FOOD INTOLERANCE NETWORK FACTSHEET

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Dementia and food additives – and other food intolerance symptoms in the elderly

Introduction
What the science shows - Alzheimers and dementia
Reader reports
Scientific references
Further information

Keywords: food intolerance, adults, elderly, seniors, aged care, meals on wheels, dementia, Alzheimers, blood-brain barrier, food additives, artificial colours, food colors 

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 Introduction

The effects of food additives - and other food chemicals such as salicylates - on adults and the elderly are generally overlooked.  Yet it seems likely that a more permeable blood-brain barrier due to conditions such as Alzheimers would make patients more vulnerable to the effects of food colours and other additives  and that’s what our readers report.  Other health conditions associated with food intolerance in the elderly include incontinence, arthritis, gout, rash, irritability and forgetfulness.

What the science shows - Alzheimers and dementia

Scientists already know that Alzheimers patients suffer from a damaged blood-brain barrier, the gateway that normally protects the brain from potential toxins including food additives. But they didn’t know when the breakdown happened. A study published early in 2015 suggests that the blood-brain barrier breakdown happens early in the aging human brain and may contribute to cognitive impairment.

This has important implications for seniors who would like to maintain their cognitive abilities because it explains some of the stories our readers have sent about the beneficial effects of an additive-free, low salicylate diet on their relatives with dementia. It means that the same artificial colours, preservatives, flavour enhancers and salicylates that can cause inattention, forgetfulness and confusion in children may also affect seniors.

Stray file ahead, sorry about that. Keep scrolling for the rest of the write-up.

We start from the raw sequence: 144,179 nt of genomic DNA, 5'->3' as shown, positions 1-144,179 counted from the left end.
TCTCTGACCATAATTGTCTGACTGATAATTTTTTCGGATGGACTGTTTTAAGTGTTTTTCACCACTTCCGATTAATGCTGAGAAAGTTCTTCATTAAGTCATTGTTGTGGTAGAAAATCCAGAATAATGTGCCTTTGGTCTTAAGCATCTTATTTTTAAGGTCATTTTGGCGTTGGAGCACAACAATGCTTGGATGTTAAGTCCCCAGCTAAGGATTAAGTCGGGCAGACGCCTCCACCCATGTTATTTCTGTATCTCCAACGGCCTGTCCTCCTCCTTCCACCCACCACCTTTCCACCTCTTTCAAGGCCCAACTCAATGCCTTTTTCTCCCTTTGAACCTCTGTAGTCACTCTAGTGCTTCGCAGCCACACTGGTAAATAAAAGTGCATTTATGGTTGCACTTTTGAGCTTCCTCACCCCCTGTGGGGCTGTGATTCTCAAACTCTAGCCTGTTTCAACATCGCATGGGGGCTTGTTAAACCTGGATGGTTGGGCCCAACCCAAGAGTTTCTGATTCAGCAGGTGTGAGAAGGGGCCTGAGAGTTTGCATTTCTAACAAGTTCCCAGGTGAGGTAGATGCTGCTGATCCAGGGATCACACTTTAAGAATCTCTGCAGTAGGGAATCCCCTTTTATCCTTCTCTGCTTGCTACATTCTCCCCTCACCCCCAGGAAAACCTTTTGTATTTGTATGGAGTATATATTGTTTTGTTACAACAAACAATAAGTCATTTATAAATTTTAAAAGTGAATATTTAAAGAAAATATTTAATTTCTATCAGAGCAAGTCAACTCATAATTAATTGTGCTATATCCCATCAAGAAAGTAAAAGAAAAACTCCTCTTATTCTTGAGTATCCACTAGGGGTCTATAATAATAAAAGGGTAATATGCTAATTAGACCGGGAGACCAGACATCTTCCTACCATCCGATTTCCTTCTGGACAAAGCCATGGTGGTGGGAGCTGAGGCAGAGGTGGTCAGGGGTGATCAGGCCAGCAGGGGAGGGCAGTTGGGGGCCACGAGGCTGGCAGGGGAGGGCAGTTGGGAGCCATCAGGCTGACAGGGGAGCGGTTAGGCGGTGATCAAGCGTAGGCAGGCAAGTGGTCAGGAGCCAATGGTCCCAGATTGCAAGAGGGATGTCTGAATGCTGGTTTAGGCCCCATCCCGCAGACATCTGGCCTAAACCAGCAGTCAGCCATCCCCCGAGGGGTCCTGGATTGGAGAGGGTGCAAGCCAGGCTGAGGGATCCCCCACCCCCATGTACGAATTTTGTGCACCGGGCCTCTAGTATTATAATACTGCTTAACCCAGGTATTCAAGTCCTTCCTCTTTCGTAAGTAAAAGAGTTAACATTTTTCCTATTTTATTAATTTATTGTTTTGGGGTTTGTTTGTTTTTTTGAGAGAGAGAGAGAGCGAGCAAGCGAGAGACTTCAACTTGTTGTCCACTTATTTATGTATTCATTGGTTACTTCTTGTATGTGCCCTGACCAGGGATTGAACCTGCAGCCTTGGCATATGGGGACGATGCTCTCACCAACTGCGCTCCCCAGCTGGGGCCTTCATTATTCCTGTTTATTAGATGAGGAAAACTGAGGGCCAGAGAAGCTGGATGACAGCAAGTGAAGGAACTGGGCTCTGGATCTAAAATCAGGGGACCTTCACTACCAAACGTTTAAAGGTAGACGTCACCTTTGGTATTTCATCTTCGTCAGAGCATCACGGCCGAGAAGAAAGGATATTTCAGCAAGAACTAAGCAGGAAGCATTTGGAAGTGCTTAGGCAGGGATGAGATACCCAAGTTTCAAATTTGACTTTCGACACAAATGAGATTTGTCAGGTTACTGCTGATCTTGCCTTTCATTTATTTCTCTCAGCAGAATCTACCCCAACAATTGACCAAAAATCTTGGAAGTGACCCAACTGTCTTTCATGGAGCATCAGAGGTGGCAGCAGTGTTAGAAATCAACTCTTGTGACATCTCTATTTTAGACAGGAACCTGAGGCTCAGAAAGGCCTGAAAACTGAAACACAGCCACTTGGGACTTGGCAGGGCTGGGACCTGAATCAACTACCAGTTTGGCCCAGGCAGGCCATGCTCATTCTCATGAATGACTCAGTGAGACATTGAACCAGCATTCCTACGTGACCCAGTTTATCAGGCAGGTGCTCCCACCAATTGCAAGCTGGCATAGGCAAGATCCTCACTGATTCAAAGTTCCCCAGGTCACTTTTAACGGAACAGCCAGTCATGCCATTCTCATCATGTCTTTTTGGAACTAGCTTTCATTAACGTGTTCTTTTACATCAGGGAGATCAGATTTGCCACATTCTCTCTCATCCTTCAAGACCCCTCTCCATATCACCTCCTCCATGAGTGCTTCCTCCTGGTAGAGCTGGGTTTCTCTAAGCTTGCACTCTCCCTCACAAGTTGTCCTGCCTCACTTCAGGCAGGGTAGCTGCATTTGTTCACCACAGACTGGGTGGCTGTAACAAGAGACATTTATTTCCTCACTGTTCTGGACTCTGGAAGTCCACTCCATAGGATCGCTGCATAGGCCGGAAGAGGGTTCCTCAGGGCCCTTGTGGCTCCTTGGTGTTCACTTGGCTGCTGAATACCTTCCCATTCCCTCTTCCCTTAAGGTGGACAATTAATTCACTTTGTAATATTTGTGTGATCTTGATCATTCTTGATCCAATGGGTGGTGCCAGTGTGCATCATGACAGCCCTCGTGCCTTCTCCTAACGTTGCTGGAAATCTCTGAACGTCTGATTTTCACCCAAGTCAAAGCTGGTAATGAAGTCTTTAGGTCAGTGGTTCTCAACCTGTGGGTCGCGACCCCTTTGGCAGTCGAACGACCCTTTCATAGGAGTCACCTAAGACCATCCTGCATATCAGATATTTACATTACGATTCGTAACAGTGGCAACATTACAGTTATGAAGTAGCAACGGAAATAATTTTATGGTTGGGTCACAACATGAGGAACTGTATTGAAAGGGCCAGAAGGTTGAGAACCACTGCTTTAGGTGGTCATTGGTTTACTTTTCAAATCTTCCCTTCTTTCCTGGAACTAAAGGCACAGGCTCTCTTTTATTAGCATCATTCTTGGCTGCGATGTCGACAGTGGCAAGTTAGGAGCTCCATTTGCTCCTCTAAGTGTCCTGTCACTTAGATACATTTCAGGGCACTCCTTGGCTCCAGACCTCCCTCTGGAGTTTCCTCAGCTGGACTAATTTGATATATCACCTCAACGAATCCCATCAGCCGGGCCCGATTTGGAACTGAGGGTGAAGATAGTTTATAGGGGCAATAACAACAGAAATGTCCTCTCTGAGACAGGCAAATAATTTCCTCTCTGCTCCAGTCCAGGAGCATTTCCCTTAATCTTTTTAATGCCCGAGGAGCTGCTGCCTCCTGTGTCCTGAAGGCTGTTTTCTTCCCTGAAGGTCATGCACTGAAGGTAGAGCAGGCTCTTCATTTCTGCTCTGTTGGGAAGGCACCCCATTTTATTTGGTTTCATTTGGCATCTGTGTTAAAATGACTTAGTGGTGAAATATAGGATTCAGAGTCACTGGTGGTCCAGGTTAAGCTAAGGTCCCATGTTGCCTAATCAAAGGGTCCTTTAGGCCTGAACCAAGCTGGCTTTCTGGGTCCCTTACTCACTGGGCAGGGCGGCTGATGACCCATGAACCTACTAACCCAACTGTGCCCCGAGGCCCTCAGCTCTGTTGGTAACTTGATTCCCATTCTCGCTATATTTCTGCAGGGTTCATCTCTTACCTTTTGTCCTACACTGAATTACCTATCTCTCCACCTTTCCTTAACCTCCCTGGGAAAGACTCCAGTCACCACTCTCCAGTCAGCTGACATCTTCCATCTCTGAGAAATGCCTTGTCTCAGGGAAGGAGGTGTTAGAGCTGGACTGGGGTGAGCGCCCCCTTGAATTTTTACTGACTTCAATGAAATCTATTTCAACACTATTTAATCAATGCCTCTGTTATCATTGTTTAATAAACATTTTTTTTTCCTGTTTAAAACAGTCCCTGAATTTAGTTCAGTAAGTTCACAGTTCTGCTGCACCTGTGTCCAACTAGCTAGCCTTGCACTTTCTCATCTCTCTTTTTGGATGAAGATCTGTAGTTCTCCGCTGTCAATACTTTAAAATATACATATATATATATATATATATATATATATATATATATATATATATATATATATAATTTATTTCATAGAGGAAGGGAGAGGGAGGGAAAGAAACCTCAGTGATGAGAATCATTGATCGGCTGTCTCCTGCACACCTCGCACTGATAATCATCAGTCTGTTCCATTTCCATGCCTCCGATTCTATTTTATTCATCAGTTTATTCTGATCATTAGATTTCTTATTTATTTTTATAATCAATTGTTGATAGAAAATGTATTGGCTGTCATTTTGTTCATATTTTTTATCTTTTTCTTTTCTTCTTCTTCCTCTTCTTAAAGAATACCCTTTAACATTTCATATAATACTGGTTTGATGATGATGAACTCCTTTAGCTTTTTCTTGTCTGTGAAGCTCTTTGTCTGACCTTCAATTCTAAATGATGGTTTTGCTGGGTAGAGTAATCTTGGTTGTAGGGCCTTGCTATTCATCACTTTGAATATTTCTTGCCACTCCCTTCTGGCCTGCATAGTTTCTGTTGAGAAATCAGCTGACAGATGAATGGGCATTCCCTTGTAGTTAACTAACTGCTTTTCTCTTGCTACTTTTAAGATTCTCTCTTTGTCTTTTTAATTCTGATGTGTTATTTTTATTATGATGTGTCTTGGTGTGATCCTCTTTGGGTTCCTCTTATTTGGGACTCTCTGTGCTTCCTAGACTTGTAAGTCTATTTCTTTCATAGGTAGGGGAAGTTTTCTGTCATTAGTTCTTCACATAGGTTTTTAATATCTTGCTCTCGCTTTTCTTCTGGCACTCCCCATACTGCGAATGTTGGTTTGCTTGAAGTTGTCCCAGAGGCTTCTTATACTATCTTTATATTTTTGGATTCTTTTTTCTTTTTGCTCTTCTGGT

Children are vulnerable to the effects of food chemicals because effects are dose-related and due to their higher metabolism they eat and drink much more than adults per kilo of bodyweight. Now it seems that aging adults could be even more at risk than children, yet these food chemicals are frequently used in food given to seniors (e.g. bread preservative, various forms of MSG such as hydrolysed vegetable protein and 635 e.g. in gravy, sauces), as well as in toothpaste and in medications. The same diet that we recommend for other age groups may work equally as well for seniors, see http://fedup.com.au/factsheets/support-factsheets/how-to-start-failsafe-eating

More details: See reader stories [1133]-[1136] and [835]  and scientific references below. 

For a quick look at what failsafe eating is like, see the free Failsafe Booklets

  Reader reports

[1136] I am a cook in an Aged Care facility (September 2012)

I am a cook in an Aged Care facility and I am trying to implement an additive and preservative free diet for the home.  After observing the effects of failsafe eating with my stepson who suffers from Oppositional Defiance Disorder I am a convert to the cause. - Chris

[1135] I am a geriatrician (September 2012)

I am a geriatrician and wondered if the effect of food additives has been studied on Alzheimers patients, due to a porous blood-brain barrier – from the 2012 roadshow

[1134] Not just about children (September 2012)

I've watched your fantastic DVD three times since receiving it. It has made me go back to the drawing board, I think I missed salicylates earlier. You might want to reconsider the title "Fed up with Children’s behaviour", it is not just about children I feel, and it is not just about behaviour either. It goes much further. Many people who are not concerned about children's behaviour could still benefit in a big way from the DVD.  - Peter,  Adelaide

[1133] Food additives and dementia in the elderly (September 2012)

My in-laws have recently moved in with us while waiting for a nursing home. We have been failsafe for years and I have noticed a trend, that whenever my mother in law eats artificial colours and flavours in something like a finger bun with pink icing, or the cheap and nasty cream biscuits, she becomes very oppositional ... more so than usual.

My father in law does not and won't accept the role food plays in our life, and he is the one who buys the rubbish. For our own sanity, we will just have to hide it, then throw it out. I can now understand what living with a child with ODD must be like. I am sure she would have loved to hit me the other day!!!!!!

Given that in nursing homes, a lot of the food has artificial colourings, (e.g. jelly and custard etc), I was wondering if any research has been done on the effect of food AFTER dementia has set in. There are plenty of websites that tell you how to AVOID dementia , but it is too late for that. 

So far we have noticed greater oppositional defiance after the ingestion of food that has additives e.g. Farmland Cream biscuits - the two occasions she had ONE, there was a reaction later that day.